Industrial Workers and Mesothelioma
A 2018 study pointed to the iron and steel industries as one of the highest risk sources for occupational asbestos exposure. Workers in iron and steel industries had comparable rates of mesothelioma with those in other primarily asbestos-using industries.
A German study published in 2016 reported high clusters of malignant mesothelioma patients with backgrounds in shipyard and steelwork. Between 2009 and 2013, German cancer registries reported 7,547 malignant mesothelioma cases, with 90% involving the pleura.
One large-scale study analyzed the risk of asbestos exposure by occupational groups. Industrial insulators were the most heavily exposed group, but welders, millwrights, sheet metal workers, laborers and maintenance workers also sustained significant exposure levels.
In 1993, the Mt. Sinai School of Medicine conducted a study of the asbestos-related disease risks for industrial machinists. Slightly more than 44% of the 110 workers showed pleural abnormalities consistent with asbestosis, pleural thickening and interstitial lung disease.
Legal Options for Industrial Workers Exposed to Asbestos
Research firm RAND estimated that companies from 90% of the industrial occupations recognized by the U.S. Department of Commerce had been defendants in asbestos lawsuits.
In one example, a welder earned a $1.29 million verdict in a lawsuit against the Hobart Brothers Company, which manufactured asbestos-containing welding rods. The plaintiff used these rods for 30 years at a metal fabrication company and died from asbestos lung cancer.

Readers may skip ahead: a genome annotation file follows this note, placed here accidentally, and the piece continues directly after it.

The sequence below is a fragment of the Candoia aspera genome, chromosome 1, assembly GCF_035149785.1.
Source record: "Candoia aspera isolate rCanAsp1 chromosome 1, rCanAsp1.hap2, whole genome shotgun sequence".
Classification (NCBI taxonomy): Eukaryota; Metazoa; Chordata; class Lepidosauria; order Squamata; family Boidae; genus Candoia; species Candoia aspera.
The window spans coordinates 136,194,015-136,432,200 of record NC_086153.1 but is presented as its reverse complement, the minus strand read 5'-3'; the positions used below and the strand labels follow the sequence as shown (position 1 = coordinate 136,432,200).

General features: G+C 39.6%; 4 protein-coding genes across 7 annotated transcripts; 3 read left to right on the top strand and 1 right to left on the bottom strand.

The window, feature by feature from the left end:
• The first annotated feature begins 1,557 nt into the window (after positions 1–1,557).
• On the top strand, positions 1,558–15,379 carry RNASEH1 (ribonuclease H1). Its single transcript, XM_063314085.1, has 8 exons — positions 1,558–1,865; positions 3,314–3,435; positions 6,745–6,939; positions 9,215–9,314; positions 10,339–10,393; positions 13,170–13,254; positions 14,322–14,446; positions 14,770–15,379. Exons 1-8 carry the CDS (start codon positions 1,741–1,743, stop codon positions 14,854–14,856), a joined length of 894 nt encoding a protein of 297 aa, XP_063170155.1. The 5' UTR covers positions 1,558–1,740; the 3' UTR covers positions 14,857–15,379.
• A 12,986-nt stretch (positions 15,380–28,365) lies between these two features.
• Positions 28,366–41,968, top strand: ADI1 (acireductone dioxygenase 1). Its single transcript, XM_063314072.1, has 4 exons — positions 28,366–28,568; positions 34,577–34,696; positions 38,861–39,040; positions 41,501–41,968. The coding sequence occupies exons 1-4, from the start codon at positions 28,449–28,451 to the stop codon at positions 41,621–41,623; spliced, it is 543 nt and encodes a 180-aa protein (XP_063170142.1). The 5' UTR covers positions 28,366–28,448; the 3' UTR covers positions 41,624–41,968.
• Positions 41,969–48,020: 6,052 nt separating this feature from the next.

A similar trial involved a former welder and sheet metal mechanic Donald Perman. For 12 years, Perman worked with various asbestos products at American Sheet Metal and wore protective gear made with asbestos. Perman passed away before his case went to trial.
Most industrial workers seek compensation by filing claims with an experienced mesothelioma attorney. Some employees choose to pursue workers’ compensation. In one case, a millwright named Thomas Baptiste testified that asbestos dust contaminated his workspace.
Thomas repaired gearboxes and cranes, welded metals and assembled asbestos gaskets. After he retired, he was diagnosed with multiple respiratory diseases, including lung cancer and asbestosis. An appeals court granted Baptiste his worker’s compensation claim.